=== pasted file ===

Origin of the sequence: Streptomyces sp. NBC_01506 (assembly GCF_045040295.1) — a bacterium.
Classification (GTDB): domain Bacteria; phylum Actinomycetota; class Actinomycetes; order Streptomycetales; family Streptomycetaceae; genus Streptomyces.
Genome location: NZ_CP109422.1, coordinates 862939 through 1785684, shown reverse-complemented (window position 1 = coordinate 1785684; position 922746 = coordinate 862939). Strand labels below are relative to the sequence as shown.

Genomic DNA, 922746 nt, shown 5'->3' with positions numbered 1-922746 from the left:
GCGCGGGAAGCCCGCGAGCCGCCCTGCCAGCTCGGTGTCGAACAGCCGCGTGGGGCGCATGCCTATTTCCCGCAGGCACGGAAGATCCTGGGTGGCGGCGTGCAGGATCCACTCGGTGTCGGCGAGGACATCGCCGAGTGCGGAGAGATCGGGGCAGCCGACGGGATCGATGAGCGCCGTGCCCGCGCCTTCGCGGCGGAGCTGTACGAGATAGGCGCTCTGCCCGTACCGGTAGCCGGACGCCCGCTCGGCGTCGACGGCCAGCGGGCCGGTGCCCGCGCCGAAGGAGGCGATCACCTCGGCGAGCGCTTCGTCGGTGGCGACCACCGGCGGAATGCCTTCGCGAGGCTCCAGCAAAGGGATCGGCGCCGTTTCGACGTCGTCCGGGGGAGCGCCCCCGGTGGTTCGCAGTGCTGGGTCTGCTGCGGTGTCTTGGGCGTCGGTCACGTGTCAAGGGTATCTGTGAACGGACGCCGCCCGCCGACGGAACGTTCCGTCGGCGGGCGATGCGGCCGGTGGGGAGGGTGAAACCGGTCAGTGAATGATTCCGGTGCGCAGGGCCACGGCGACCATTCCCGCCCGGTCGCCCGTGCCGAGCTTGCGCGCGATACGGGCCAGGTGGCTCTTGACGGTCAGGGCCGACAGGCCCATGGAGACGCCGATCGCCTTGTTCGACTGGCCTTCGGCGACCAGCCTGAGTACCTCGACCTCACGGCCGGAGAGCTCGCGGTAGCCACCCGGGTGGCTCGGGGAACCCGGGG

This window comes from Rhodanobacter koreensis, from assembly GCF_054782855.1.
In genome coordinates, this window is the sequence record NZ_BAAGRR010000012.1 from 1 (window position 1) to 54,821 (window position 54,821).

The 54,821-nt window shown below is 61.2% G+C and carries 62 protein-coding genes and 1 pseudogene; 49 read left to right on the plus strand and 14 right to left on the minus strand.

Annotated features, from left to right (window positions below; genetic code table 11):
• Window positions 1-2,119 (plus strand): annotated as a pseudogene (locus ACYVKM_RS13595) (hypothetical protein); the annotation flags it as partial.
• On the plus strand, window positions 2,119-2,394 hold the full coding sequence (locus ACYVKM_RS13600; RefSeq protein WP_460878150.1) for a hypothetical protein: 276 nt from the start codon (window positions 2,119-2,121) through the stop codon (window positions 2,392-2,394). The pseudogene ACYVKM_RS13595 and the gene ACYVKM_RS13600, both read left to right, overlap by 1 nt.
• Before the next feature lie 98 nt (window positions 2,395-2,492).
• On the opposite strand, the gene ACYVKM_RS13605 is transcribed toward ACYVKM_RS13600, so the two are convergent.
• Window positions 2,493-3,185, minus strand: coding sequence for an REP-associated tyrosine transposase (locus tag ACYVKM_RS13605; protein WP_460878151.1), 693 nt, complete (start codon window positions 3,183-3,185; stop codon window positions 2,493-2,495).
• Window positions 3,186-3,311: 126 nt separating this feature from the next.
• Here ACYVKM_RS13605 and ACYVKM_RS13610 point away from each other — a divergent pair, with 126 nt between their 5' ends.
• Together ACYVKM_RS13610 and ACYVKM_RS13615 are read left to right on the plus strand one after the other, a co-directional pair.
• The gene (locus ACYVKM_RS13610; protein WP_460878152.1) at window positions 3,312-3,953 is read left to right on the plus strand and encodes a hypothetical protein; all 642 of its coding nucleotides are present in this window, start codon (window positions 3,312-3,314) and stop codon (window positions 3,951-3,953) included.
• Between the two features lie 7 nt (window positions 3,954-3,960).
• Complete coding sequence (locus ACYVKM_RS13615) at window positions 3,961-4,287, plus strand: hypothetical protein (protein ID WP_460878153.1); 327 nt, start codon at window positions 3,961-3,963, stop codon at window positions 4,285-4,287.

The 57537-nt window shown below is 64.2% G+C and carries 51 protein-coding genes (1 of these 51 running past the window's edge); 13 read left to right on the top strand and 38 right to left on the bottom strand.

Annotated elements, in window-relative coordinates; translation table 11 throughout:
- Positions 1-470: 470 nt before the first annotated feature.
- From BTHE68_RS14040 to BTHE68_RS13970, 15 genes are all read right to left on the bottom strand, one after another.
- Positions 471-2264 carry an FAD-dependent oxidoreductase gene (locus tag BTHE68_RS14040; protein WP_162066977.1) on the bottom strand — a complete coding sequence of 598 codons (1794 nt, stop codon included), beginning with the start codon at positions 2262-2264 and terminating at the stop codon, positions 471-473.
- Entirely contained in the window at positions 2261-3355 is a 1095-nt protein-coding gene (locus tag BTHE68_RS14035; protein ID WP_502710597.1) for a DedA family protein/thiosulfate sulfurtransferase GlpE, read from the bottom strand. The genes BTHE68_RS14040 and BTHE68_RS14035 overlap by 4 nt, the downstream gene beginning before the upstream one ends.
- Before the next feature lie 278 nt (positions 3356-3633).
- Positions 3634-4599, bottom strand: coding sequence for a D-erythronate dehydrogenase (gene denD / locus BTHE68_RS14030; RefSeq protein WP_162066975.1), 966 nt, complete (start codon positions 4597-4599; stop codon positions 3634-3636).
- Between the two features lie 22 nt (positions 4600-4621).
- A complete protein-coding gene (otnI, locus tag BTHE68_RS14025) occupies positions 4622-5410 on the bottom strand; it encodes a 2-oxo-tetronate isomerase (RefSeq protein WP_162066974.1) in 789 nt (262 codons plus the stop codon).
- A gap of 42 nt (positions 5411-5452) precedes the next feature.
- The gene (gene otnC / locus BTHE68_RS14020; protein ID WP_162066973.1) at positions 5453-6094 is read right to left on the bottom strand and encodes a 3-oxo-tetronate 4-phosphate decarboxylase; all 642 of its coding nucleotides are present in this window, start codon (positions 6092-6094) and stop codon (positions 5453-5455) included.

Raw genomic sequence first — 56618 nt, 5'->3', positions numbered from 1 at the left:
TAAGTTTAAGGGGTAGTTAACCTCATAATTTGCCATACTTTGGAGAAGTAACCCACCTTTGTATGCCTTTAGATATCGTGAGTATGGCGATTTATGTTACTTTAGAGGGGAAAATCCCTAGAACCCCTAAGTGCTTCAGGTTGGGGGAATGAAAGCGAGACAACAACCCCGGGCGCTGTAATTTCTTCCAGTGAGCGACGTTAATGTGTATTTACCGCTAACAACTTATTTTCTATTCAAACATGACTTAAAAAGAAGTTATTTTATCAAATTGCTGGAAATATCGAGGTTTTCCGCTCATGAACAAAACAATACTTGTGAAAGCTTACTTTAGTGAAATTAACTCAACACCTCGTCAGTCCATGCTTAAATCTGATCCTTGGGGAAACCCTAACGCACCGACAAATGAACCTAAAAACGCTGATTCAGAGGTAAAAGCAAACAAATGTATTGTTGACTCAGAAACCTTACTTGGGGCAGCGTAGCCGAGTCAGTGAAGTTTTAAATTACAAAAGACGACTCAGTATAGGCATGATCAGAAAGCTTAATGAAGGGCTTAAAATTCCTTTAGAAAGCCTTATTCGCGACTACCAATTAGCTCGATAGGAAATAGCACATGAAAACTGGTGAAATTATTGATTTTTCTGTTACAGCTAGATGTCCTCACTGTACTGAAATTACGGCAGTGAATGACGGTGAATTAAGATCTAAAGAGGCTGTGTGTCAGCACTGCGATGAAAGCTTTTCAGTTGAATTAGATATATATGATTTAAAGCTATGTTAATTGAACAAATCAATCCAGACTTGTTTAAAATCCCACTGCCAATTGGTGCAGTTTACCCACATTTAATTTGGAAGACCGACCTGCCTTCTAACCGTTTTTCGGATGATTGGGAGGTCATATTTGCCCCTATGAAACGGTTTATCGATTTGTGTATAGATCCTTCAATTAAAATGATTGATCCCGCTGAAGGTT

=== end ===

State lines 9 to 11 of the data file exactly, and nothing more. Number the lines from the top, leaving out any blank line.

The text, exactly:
Annotated features, from left to right (window positions below; genetic code table 11):
• Window positions 1-2,119 (plus strand): annotated as a pseudogene (locus ACYVKM_RS13595) (hypothetical protein); the annotation flags it as partial.
• On the plus strand, window positions 2,119-2,394 hold the full coding sequence (locus ACYVKM_RS13600; RefSeq protein WP_460878150.1) for a hypothetical protein: 276 nt from the start codon (window positions 2,119-2,121) through the stop codon (window positions 2,392-2,394). The pseudogene ACYVKM_RS13595 and the gene ACYVKM_RS13600, both read left to right, overlap by 1 nt.